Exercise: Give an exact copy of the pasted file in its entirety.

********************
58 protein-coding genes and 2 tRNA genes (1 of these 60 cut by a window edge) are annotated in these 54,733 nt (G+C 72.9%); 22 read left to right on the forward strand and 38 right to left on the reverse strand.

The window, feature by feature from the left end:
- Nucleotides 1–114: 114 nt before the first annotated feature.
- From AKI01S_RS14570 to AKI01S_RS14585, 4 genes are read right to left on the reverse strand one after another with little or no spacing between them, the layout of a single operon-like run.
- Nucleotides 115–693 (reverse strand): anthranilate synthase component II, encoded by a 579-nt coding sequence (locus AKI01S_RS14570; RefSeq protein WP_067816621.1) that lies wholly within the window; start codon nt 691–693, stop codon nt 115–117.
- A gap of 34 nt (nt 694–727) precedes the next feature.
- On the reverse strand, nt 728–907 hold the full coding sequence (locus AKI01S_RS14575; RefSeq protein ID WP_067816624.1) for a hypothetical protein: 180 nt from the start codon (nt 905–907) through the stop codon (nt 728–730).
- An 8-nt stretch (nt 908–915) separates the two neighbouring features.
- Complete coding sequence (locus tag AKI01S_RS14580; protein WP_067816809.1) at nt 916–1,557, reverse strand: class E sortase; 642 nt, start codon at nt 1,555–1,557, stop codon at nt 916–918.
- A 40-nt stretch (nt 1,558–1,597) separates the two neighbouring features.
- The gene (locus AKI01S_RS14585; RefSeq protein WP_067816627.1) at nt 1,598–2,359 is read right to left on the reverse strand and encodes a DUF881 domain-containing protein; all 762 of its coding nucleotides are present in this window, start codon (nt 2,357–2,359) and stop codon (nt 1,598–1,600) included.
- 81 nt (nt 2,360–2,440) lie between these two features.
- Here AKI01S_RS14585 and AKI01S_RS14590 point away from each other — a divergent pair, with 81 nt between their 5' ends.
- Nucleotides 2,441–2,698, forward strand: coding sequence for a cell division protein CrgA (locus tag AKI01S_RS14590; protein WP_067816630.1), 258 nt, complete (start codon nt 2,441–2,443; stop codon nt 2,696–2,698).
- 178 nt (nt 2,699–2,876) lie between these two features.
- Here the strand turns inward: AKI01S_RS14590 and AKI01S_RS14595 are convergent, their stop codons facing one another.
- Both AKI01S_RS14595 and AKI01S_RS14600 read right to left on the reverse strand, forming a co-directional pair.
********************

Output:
58 protein-coding genes and 2 tRNA genes (1 of these 60 cut by a window edge) are annotated in these 54,733 nt (G+C 72.9%); 22 read left to right on the forward strand and 38 right to left on the reverse strand.

The window, feature by feature from the left end:
- Nucleotides 1–114: 114 nt before the first annotated feature.
- From AKI01S_RS14570 to AKI01S_RS14585, 4 genes are read right to left on the reverse strand one after another with little or no spacing between them, the layout of a single operon-like run.
- Nucleotides 115–693 (reverse strand): anthranilate synthase component II, encoded by a 579-nt coding sequence (locus AKI01S_RS14570; RefSeq protein WP_067816621.1) that lies wholly within the window; start codon nt 691–693, stop codon nt 115–117.
- A gap of 34 nt (nt 694–727) precedes the next feature.
- On the reverse strand, nt 728–907 hold the full coding sequence (locus AKI01S_RS14575; RefSeq protein ID WP_067816624.1) for a hypothetical protein: 180 nt from the start codon (nt 905–907) through the stop codon (nt 728–730).
- An 8-nt stretch (nt 908–915) separates the two neighbouring features.
- Complete coding sequence (locus tag AKI01S_RS14580; protein WP_067816809.1) at nt 916–1,557, reverse strand: class E sortase; 642 nt, start codon at nt 1,555–1,557, stop codon at nt 916–918.
- A 40-nt stretch (nt 1,558–1,597) separates the two neighbouring features.
- The gene (locus AKI01S_RS14585; RefSeq protein WP_067816627.1) at nt 1,598–2,359 is read right to left on the reverse strand and encodes a DUF881 domain-containing protein; all 762 of its coding nucleotides are present in this window, start codon (nt 2,357–2,359) and stop codon (nt 1,598–1,600) included.
- 81 nt (nt 2,360–2,440) lie between these two features.
- Here AKI01S_RS14585 and AKI01S_RS14590 point away from each other — a divergent pair, with 81 nt between their 5' ends.
- Nucleotides 2,441–2,698, forward strand: coding sequence for a cell division protein CrgA (locus tag AKI01S_RS14590; protein WP_067816630.1), 258 nt, complete (start codon nt 2,441–2,443; stop codon nt 2,696–2,698).
- 178 nt (nt 2,699–2,876) lie between these two features.
- Here the strand turns inward: AKI01S_RS14590 and AKI01S_RS14595 are convergent, their stop codons facing one another.
- Both AKI01S_RS14595 and AKI01S_RS14600 read right to left on the reverse strand, forming a co-directional pair.